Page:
KITCHENER, Ontario — A scandal-plagued Bill Cosby returns to the stage Wednesday night for the first time since November, with some ticket-holders vowing not to show up and others saying they will heckle the comedian.
The three performances in Canada's Ontario province follow sexual assault allegations by more than 15 women and come after Cosby saw at least 10 performances get canceled on his North American tour.
The 77-year-old comedian is scheduled to appear at the Centre in the Square in Kitchener on Wednesday; at the Budweiser Gardens in London on Thursday; and at the Hamilton Place Theatre in Hamilton on Friday.
"I don't know how people in good conscience can go and enjoy the show," said Maureen Dragasevich.
Dragasevich, 59, said she and her family bought tickets and were once huge fans, but they're not going now.
Since November, more than 15 women have come forward with claims Cosby sexually assaulted them decades ago. Most of the women say he drugged them before he assaulted them.
Cosby, who starred as Dr. Cliff Huxtable on "The Cosby Show" from 1984 to 1992, earning a reputation as "America's Dad," has never been charged in connection with any of the allegations. A 2005 lawsuit by a Pennsylvania woman was settled before it went to trial, and he is being sued by a woman who claims he molested her in 1974 and by three other women who allege they were defamed by the comedian when his representatives denied some of the allegations.
Hours before Cosby was scheduled to take the stage, attorney Gloria Allred said three more women are accusing the comedian of drugging and sexually assaulting them in Las Vegas or Los Angeles between 1981 and 1996. Allred said at a news conference in Los Angeles that the accusations are too old for criminal charges or lawsuits.
Cosby's career unraveled after his accusers came forward, with a TV project halted and at least 10 standup comedy tour performances canceled or indefinitely postponed. The show in Kitchener will be his first show since Nov. 21 in Melbourne, Florida, where Cosby was greeted by an adoring audience that laughed so hard they slapped their knees, shouted love at the stage and rose to their feet as he came and went. Protesters didn't show and there were no hecklers.
Protests are planned in Canada, however. Megan Walker, executive director of the London Abused Women's Centre, said there will be a demonstration outside the London venue, and was told some ticket holders who couldn't get a refund will heckle Cosby instead.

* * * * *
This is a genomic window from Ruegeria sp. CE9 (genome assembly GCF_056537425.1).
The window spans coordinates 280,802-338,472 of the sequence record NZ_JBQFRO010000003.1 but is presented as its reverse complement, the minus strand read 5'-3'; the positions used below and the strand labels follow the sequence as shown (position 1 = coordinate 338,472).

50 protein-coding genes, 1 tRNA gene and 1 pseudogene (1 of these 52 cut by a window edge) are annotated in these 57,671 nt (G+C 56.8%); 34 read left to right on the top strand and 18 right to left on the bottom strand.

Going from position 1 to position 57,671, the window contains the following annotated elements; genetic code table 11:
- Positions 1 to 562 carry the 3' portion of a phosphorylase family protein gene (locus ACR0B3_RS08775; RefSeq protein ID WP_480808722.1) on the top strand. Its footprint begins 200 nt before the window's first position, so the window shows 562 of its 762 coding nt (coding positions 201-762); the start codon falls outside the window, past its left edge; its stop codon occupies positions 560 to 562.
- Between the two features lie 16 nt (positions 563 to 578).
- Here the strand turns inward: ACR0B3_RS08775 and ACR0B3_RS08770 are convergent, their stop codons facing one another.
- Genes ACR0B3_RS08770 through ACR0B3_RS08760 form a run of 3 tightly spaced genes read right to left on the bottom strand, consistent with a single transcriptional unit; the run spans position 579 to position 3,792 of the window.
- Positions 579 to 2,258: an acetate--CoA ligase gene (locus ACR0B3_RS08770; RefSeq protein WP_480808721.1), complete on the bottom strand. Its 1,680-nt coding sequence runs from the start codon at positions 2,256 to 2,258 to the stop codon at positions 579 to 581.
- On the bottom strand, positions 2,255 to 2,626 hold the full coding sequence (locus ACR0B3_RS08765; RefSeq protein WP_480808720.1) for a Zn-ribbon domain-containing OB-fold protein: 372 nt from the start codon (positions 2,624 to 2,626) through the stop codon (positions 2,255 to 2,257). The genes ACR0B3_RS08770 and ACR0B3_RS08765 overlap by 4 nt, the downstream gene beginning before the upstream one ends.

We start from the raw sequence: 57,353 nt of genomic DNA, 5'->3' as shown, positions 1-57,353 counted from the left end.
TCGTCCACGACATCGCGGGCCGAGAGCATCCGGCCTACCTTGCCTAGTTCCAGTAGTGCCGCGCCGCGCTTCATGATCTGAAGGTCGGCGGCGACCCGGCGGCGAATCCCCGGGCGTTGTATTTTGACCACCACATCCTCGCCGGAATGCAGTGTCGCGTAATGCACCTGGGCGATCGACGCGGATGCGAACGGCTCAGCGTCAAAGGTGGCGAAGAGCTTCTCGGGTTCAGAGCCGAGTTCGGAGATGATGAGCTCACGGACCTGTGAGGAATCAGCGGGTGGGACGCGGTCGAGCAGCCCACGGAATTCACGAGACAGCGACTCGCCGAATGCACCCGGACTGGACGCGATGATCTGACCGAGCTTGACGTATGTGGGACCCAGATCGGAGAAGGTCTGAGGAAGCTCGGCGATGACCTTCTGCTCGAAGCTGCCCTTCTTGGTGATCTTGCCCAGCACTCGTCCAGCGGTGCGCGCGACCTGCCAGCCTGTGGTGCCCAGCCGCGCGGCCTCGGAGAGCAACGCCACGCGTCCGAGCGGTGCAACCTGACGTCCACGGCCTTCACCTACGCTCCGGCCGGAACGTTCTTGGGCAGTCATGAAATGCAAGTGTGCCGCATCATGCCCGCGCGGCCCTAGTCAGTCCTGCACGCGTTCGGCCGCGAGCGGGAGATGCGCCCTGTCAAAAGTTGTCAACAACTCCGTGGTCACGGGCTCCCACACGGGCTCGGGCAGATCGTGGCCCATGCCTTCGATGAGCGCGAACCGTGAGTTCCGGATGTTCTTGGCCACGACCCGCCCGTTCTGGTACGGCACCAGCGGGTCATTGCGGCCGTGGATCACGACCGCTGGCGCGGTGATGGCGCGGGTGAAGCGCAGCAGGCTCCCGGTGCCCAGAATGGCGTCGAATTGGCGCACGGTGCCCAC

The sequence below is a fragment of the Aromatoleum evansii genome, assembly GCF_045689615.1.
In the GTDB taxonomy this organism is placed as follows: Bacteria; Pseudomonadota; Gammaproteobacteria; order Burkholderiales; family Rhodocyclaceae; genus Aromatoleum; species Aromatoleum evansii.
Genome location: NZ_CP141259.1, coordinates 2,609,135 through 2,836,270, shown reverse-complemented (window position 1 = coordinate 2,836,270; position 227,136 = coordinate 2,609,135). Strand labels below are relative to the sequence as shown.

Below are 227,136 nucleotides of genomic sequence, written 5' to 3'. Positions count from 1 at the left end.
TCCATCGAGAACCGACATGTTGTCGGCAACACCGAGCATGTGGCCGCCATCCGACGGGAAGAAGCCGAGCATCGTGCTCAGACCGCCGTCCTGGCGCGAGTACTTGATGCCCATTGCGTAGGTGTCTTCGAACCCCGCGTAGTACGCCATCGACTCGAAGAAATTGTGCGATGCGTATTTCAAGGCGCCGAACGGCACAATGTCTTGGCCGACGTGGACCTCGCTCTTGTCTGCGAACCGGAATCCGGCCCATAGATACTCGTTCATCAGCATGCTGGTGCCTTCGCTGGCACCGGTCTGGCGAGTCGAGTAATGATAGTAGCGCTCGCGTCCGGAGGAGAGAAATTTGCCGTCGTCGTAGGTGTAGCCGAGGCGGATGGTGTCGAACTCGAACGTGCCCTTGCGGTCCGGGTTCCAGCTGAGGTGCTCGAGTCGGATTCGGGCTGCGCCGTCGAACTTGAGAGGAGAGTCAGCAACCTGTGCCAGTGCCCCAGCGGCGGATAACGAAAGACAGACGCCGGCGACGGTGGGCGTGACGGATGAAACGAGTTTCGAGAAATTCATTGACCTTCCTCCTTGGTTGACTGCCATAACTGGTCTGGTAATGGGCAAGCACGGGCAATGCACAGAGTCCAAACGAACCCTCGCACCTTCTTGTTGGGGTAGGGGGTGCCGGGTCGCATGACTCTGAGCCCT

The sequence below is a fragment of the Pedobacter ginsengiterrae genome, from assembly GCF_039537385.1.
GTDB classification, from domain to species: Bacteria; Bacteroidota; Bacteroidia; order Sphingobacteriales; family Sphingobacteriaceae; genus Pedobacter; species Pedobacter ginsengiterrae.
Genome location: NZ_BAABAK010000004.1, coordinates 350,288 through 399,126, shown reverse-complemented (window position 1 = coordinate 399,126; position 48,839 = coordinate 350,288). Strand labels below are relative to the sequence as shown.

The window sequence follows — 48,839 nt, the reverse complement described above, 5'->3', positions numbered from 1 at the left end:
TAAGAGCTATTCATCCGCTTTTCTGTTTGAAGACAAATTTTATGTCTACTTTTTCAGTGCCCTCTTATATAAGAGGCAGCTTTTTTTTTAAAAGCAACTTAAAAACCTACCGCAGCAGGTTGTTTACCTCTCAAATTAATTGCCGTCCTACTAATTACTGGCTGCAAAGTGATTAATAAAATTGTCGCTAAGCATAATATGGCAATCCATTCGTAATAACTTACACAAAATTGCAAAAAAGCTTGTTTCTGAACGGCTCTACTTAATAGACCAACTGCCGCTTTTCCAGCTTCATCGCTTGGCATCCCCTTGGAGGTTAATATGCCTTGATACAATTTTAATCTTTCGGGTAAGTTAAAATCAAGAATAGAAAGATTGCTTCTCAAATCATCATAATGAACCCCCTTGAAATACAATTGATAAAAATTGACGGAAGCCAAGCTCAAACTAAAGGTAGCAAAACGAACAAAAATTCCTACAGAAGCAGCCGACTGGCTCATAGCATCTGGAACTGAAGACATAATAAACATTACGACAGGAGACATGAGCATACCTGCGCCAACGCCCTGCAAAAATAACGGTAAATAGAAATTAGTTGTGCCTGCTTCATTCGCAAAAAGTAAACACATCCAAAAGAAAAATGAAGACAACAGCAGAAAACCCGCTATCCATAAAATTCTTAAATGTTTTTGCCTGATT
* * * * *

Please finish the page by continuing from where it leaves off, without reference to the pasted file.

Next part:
Kitchener's mayor, Berry Vrbanovic, said he will attend an alternative event that was organized to raise awareness of sexual assault at the same time as Cosby's show. The mayor said he hopes people will not heckle Cosby inside the venue, however.
"It's important that people respect those who have decided to go and attend the show and their right to attend a show they have paid for," Vrbanovic said.
Katie Gosen, who organized the protest event, said she wanted the community to have a voice and for Cosby to know he's not welcome.
"He's meeting opposition everywhere he goes and that's a testament to how bad his actions are," Gosen said.
Aatif Baskanderi said he put his six tickets up on the online site Kijiji after he and his family decided they couldn't go in light of the allegations. He said six tickets that cost $600 went for just $220. He said they tried to get a refund but couldn't.
Baskanderi, whose family is of Pakistani origin, said his family had looked up to Cosby because his television show portrayed professional minorities in a positive light.
"We grew up watching the "The Cosby show" as an illustration of civil rights," he said. "It feels like no one is treating these women seriously. It kind of goes against what we connected to the "The Cosby show" as being representative of civil rights. It turned us off."
London Mayor Matt Brown said the promoter should consider canceling the London show and Ontario Premier Kathleen Wynne said she wouldn't attend any of Cosby's shows in the province because of the "very serious" allegations.
Cosby's promoter, Adam Epstein of Chicago-based Innovation Arts & Entertainment, said he is legally obligated to move ahead with the shows in Canada, and said it would send the wrong message to other artists if he canceled.
"If the allegations are true, of course I find them abhorrent, but at the same time at this point I find it presumptuous for anyone to expect me to take action and break an agreement with another business client at this stage," Epstein said. "What if it is not true? If there's an indictment and conviction that's one thing."
Scott Warren, the general manager of the Hamilton Place Theatre, said the theater is bound by a contract with the promoter and would risk being sued if the show were canceled.